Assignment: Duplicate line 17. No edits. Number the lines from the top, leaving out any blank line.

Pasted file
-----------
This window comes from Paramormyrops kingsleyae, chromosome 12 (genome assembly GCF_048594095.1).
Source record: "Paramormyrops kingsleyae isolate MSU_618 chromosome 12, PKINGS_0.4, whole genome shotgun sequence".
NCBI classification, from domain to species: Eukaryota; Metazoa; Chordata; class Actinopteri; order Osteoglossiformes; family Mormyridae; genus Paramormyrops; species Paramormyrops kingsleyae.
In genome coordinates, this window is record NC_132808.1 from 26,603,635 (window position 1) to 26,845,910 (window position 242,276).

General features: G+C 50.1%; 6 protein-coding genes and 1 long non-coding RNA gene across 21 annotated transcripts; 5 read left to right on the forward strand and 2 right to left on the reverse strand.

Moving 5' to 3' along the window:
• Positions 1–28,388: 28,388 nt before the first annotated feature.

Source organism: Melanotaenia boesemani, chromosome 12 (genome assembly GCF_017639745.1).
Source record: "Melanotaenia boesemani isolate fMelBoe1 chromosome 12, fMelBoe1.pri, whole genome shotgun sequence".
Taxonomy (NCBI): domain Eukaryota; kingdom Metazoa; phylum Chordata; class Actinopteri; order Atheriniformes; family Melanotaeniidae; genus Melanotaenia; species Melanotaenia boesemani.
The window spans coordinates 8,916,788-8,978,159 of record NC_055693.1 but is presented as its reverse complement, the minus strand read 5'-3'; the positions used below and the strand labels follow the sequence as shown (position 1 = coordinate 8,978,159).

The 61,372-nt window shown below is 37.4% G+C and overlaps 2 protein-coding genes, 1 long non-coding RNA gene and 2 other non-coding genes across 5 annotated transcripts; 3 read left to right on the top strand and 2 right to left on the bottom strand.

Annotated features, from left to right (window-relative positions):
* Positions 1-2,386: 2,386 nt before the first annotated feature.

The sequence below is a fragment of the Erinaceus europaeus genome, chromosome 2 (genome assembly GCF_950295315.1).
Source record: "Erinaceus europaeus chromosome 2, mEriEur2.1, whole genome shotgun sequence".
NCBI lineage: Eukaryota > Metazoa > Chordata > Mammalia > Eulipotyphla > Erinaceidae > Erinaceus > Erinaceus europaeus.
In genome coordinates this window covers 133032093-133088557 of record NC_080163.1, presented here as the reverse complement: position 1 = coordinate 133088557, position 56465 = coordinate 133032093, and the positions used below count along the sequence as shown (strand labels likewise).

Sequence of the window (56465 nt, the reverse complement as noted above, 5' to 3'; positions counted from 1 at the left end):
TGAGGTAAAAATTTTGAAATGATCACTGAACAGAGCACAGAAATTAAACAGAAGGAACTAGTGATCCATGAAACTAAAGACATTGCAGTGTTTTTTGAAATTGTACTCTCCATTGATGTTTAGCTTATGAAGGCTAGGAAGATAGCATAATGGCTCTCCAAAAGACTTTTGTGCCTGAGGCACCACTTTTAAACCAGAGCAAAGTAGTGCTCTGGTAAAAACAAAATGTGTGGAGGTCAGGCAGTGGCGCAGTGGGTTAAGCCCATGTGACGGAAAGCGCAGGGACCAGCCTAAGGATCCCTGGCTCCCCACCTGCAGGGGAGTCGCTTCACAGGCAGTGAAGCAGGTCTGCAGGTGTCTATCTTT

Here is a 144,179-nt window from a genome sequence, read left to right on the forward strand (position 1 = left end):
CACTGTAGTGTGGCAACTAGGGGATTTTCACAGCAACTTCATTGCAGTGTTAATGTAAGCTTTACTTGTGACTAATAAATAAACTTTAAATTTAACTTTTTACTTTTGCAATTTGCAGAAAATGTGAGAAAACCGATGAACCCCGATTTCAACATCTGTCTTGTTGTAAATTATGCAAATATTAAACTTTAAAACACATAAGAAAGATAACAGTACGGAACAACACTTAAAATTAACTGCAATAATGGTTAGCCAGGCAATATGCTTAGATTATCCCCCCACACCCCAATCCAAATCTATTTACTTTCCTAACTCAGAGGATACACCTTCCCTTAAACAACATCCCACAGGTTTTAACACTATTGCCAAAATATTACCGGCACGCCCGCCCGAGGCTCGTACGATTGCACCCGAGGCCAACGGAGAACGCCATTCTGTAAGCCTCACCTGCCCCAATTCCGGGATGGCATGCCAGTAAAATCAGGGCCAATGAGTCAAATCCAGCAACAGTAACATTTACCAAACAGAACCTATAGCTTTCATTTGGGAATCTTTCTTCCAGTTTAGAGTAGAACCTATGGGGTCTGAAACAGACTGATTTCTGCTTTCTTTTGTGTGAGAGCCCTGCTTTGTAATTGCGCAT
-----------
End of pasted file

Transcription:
NCBI lineage: Eukaryota > Metazoa > Chordata > Mammalia > Eulipotyphla > Erinaceidae > Erinaceus > Erinaceus europaeus.